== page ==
30 Figure 3.1: ServicePot: High Level Architecture indexing of choreographies does not use any grouping technique and lookup mechanisms are mainly based on those provided by the UDDI implementation. Both limitations can be addressed thanks to the ServicePot extension mechanism described in the following sections. In particular it is possible to include mechanisms for dynamic and automatic mapping of services to roles and complex indexing functionality possibly using metadata structures. Figure 3.1 depicts the overall architecture of ServicePot, which is described in detail below. ServicePot ServicePot is a UDDI compliant SOA Registry, enhanced with additional information to store Web Service Choreographies. ServicePot was first introduced in D4.2.1 [10] as a tool to enable run-time Verification and Validation of Web Services and Choreographies. UDDI Registry At its core, ServicePot is based on a UDDIv3 registry UDDI Proxy ServicePot contains a proxy for that UDDI registry that would actually store the data. This proxy receives standard calls from external callers and forwards it to the UDDI Registry ChorDDI ServicePot provides primitives for publishing a service choreography: store and drop a choreography; attach and drop a specific role to a specific service (i.e. participant of a choreography). Furthermore, it also exposes primitives for inquiring the registry looking for choreographies, roles in a choreography, or participants (i.e. services) that can play a specific role within a choreography. All this functionality is provided by the component ChorDDI. Governance Pool As Service Oriented Architectures are inherently fluid and subject to change, we anticipate that new requirements will emerge in response to those changes. To allow handling all such requirements, we need to make ServicePot extensible. FP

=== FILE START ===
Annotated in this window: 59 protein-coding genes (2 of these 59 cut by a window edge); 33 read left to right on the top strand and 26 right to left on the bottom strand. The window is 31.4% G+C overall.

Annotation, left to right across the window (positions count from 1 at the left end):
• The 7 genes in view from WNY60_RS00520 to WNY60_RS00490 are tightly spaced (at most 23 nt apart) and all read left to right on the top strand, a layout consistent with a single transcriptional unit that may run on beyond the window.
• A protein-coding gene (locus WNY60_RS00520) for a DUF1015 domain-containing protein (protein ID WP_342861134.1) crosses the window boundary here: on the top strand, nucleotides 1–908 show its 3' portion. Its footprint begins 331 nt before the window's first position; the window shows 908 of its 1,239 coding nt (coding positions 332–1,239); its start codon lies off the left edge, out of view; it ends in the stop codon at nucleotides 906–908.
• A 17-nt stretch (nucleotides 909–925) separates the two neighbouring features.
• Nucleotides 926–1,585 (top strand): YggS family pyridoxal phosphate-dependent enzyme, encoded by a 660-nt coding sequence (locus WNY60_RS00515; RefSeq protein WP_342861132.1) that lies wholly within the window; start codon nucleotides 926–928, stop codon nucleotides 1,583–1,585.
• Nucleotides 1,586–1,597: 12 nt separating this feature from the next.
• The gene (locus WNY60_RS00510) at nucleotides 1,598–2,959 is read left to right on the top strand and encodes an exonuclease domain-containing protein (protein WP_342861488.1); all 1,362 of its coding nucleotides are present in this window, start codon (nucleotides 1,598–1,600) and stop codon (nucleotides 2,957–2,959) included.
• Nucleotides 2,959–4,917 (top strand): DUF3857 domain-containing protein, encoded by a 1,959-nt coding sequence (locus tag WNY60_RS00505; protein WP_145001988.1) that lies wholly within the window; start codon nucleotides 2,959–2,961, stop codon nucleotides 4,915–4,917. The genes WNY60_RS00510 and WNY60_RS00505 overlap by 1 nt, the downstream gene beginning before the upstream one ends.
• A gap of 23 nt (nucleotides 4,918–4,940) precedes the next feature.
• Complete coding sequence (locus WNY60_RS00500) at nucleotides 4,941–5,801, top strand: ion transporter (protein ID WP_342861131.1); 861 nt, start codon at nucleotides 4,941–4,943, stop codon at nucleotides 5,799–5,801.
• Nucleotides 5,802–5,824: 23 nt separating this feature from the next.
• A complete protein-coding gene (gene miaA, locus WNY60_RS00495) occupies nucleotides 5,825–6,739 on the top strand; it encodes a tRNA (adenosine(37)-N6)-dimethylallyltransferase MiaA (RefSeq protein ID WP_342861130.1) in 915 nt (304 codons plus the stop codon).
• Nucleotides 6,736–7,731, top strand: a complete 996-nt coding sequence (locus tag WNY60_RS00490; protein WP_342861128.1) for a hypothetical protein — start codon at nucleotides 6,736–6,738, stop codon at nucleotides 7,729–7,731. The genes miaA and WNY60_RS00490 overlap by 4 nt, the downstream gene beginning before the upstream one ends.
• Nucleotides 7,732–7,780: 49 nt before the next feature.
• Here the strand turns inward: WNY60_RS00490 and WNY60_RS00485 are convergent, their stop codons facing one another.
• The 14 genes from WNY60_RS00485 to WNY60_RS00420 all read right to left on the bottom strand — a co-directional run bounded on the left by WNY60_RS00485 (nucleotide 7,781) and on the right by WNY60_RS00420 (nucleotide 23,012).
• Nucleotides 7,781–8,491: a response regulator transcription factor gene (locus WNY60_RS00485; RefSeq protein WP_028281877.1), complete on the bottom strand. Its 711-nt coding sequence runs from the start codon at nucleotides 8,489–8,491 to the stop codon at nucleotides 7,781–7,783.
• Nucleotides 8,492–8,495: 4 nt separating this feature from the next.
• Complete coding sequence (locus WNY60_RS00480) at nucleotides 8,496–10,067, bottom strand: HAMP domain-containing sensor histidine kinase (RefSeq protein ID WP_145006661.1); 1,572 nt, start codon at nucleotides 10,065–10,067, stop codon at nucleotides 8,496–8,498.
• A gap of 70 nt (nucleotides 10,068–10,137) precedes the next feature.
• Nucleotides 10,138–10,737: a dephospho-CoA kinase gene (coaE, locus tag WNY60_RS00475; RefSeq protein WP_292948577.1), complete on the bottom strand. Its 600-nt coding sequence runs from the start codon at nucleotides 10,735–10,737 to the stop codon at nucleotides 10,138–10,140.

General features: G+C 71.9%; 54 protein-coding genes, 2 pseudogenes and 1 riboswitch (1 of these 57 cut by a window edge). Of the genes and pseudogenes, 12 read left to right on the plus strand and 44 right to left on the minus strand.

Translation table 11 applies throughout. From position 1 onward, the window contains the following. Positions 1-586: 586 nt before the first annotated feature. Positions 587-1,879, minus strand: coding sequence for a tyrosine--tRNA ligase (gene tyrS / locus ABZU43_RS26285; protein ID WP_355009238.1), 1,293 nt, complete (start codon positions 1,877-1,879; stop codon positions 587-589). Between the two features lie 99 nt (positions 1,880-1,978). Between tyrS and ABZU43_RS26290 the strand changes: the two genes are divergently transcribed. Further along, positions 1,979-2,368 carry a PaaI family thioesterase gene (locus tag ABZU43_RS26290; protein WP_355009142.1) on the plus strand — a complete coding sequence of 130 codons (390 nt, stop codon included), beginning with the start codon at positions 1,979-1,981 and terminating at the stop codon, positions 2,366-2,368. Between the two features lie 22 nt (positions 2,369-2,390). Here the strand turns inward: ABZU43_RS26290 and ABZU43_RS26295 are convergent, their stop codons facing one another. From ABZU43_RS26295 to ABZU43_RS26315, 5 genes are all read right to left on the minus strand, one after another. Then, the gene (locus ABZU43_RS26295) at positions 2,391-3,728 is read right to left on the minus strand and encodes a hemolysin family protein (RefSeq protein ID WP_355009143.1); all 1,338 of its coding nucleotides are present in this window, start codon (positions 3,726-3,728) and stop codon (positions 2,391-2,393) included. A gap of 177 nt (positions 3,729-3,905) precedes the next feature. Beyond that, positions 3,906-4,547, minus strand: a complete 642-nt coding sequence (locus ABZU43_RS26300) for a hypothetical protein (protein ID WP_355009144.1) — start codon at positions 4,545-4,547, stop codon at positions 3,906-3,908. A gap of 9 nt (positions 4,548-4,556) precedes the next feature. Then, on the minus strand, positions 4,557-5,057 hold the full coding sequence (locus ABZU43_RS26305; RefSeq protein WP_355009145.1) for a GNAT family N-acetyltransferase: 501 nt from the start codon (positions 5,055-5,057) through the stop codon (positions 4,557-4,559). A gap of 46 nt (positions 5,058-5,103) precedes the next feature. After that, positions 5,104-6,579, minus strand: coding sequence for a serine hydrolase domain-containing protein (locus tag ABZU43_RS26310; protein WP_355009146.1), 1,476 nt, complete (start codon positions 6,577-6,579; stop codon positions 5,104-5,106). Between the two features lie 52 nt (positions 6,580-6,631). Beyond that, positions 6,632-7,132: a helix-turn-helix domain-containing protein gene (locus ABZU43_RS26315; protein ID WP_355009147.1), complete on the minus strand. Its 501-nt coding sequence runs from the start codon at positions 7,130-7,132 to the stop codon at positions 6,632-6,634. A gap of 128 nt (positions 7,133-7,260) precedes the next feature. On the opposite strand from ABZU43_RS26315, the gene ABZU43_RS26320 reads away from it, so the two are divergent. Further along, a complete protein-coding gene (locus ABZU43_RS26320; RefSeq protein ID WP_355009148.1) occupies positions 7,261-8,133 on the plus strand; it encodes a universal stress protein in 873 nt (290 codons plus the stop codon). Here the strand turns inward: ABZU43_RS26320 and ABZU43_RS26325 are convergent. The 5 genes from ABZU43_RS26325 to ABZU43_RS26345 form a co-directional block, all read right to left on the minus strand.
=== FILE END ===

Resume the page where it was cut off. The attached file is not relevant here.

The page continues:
31 The motivation behind Governance Pool is the need to implement such extensibility. At the core of Governance Pool is an OSGi framework implementation [21]. Governance Pool features the architecture by supporting configurable extensions that can enforce governance activities over the life-cycle of the registered items. For instance, The augmented registration process described in D4.2.1 can be implemented using an extension that intercepts the conventional service registration procedure. ServicePot uses an event-driven architecture for extensibility. It raises events on both entering and exiting each operation of its exposed API. Extension to the ServicePot functionality can be done by listening and responding to these events. ServicePot provides events for all invocations on the UDDI Proxy and the ChorDDi components. To allow event handling and enumeration of the event listeners, GovernancePool also includes interface definitions for all the events raised by ServicePot. ServicePot events can be handled by importing and implementing the interfaces for event handlers provided by GovernancePool. Later, the extension handling the events can register with the bundled OSGi implementation. To raise an event, ServicePot looks up from the GovernancePool all the extensions registered as event handler of the currently executing method. It then calls all the event handlers sequentially, passing the data received as input, or the processed data about to be returned to the ServicePot caller. This puts a constraint on the ServicePot extensions to provided the PluginInterface required by ServicePot and to register with Governance Pool Using GovernancePool, we have supported a number of plugins that perform important governance functions. for example, the Partes Plugin invokes the ParTes component to perform conformance tests of choreography participants, CRank Plugin uses the CRank component to rank the services. An extensibility plugin provides support for distributed partitioning of the registry. Abstract Plugin Servicepot Plugins import and implement the event handler interfaces exported by GovernancePool. These events are raised during UDDI and ChorDDI operations, GovernancePool maintains a collection of registered plugins, and the registered plugins are retrieved and invoked for each event. Choreography storage and retrieval ChorDDI is the component responsible for Storage and retrieval of Choreographies. UDDIv3 does not natively support the storage of Web Service Choreographies. However it does allow expression of new concepts using an Object called TModel. We use TModels to store information about choreographies and the roles in the choreographies. Figure 3.2 shows this mapping between BPMN 2.0 concepts and UDDI concepts The overall structure of ChorDDI is expressed in Figure 3.3. Extensibility in ServicePot As discussed above, GovernancePool is the component providing extensibility for servicepot. The various interfaces and events available to ServicePot plugins are expressed in Figure 3.4. Notice that in the figure, most UDDI events are hidden for simplicity. Only one pair of UDDI events is shown as an example. All events raised by ChorDDI are shown Enhancements in the Final Release In the final release we developed the plugin proposed for scalability in ServicePot, by making the registrations and lookups distributed using a global data store. This plugin was proposed as future work in D4.2.2 [11] As discussed earlier [11], we use the approach mentioned by [5] to federate the registries at the publication and query level. Similar to what is described by the authors, we use a global distributed FP